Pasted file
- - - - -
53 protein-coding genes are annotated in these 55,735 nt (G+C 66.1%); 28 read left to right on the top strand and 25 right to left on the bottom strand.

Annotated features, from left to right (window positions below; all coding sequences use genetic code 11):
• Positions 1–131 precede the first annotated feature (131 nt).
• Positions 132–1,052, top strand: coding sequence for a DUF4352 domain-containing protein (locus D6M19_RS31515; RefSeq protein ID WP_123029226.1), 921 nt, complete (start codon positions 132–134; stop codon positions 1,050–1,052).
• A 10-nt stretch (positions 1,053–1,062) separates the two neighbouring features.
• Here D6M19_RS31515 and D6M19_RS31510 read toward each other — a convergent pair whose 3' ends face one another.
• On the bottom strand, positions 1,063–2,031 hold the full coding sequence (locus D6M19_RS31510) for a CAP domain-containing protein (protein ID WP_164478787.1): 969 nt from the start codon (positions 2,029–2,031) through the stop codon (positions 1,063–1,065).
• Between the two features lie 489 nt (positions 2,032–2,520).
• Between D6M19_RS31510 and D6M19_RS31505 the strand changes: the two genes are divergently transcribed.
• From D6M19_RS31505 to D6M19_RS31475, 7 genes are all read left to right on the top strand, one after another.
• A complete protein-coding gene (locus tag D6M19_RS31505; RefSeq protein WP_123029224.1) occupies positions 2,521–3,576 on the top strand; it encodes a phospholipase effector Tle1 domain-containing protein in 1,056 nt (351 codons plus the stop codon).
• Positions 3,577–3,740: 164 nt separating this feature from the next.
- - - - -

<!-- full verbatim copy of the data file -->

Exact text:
53 protein-coding genes are annotated in these 55,735 nt (G+C 66.1%); 28 read left to right on the top strand and 25 right to left on the bottom strand.

Annotated features, from left to right (window positions below; all coding sequences use genetic code 11):
• Positions 1–131 precede the first annotated feature (131 nt).
• Positions 132–1,052, top strand: coding sequence for a DUF4352 domain-containing protein (locus D6M19_RS31515; RefSeq protein ID WP_123029226.1), 921 nt, complete (start codon positions 132–134; stop codon positions 1,050–1,052).
• A 10-nt stretch (positions 1,053–1,062) separates the two neighbouring features.
• Here D6M19_RS31515 and D6M19_RS31510 read toward each other — a convergent pair whose 3' ends face one another.
• On the bottom strand, positions 1,063–2,031 hold the full coding sequence (locus D6M19_RS31510) for a CAP domain-containing protein (protein ID WP_164478787.1): 969 nt from the start codon (positions 2,029–2,031) through the stop codon (positions 1,063–1,065).
• Between the two features lie 489 nt (positions 2,032–2,520).
• Between D6M19_RS31510 and D6M19_RS31505 the strand changes: the two genes are divergently transcribed.
• From D6M19_RS31505 to D6M19_RS31475, 7 genes are all read left to right on the top strand, one after another.
• A complete protein-coding gene (locus tag D6M19_RS31505; RefSeq protein WP_123029224.1) occupies positions 2,521–3,576 on the top strand; it encodes a phospholipase effector Tle1 domain-containing protein in 1,056 nt (351 codons plus the stop codon).
• Positions 3,577–3,740: 164 nt separating this feature from the next.